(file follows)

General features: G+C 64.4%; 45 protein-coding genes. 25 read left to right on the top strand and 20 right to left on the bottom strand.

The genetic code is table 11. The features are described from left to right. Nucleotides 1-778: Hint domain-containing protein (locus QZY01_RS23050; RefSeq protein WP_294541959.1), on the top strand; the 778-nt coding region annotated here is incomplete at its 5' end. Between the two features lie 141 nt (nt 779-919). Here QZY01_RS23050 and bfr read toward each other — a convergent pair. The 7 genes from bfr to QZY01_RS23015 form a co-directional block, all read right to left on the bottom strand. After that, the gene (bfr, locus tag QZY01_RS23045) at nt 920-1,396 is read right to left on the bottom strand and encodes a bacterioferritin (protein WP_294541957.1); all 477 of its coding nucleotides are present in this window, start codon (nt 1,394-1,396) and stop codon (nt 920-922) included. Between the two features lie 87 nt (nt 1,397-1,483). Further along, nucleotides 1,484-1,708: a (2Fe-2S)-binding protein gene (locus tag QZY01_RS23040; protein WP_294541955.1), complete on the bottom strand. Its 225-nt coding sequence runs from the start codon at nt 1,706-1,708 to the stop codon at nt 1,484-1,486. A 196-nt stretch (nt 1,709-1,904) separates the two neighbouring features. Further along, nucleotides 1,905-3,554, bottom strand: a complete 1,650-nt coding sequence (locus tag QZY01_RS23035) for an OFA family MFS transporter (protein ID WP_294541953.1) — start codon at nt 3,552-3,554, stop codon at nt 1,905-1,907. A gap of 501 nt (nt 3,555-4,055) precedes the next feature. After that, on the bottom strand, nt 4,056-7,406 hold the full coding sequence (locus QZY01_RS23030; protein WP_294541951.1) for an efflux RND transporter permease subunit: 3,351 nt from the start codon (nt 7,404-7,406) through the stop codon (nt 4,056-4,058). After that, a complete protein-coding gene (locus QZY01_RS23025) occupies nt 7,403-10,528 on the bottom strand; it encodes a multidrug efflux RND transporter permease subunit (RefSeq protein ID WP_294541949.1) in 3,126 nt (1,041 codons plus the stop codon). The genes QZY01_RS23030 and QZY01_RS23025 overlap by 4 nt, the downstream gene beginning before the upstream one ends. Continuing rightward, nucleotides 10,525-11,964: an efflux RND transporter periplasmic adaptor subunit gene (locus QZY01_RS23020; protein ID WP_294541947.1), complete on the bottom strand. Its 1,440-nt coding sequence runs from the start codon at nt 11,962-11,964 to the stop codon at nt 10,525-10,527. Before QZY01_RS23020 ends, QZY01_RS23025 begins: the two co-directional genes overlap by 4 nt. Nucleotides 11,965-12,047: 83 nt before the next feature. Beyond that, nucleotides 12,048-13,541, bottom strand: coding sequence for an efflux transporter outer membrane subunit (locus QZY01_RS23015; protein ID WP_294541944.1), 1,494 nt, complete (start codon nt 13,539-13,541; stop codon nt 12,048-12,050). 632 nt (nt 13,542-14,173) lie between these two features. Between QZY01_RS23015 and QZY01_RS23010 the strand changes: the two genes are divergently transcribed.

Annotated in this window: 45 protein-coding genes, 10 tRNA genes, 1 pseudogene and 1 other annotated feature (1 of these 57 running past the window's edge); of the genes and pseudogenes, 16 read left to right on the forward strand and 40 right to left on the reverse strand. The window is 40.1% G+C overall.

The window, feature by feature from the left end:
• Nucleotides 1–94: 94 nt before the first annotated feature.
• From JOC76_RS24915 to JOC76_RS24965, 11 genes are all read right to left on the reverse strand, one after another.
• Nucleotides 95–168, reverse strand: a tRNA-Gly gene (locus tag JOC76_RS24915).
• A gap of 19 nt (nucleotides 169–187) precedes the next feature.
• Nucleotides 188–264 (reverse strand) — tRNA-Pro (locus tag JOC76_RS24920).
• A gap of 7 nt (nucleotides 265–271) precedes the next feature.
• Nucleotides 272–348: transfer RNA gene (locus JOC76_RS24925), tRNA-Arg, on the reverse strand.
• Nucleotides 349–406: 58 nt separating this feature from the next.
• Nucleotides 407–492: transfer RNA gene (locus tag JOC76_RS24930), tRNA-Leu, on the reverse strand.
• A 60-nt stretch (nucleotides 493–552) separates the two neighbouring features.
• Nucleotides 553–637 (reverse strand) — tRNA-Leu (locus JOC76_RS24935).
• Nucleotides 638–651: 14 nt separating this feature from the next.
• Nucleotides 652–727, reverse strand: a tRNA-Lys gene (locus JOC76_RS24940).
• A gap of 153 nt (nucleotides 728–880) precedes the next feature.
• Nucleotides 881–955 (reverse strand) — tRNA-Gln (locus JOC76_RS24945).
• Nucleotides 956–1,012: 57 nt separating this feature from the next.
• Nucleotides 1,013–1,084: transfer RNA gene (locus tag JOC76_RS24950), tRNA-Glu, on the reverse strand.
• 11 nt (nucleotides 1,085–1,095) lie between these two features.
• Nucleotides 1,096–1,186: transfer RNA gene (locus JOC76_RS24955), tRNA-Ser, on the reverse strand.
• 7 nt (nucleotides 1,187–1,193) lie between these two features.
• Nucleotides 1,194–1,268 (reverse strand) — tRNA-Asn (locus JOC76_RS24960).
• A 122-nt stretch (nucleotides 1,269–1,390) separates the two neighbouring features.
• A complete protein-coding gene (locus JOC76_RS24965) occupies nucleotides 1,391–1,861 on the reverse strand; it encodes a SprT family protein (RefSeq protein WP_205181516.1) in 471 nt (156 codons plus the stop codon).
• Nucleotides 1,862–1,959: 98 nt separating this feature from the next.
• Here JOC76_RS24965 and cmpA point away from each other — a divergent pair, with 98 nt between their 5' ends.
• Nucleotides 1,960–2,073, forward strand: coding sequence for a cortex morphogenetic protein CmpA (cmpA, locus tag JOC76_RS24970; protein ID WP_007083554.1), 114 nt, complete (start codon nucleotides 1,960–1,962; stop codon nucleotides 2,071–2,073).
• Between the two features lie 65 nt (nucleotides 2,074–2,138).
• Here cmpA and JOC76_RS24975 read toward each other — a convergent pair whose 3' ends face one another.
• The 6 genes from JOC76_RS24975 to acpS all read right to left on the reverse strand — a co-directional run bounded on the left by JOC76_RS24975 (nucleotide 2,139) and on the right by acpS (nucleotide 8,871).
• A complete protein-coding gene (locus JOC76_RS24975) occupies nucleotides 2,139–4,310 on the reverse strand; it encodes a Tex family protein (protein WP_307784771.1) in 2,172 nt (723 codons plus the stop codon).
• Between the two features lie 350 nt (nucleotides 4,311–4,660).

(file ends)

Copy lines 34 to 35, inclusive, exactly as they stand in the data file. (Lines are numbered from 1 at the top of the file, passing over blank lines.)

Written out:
• A complete protein-coding gene (locus JOC76_RS24975) occupies nucleotides 2,139–4,310 on the reverse strand; it encodes a Tex family protein (protein WP_307784771.1) in 2,172 nt (723 codons plus the stop codon).
• Between the two features lie 350 nt (nucleotides 4,311–4,660).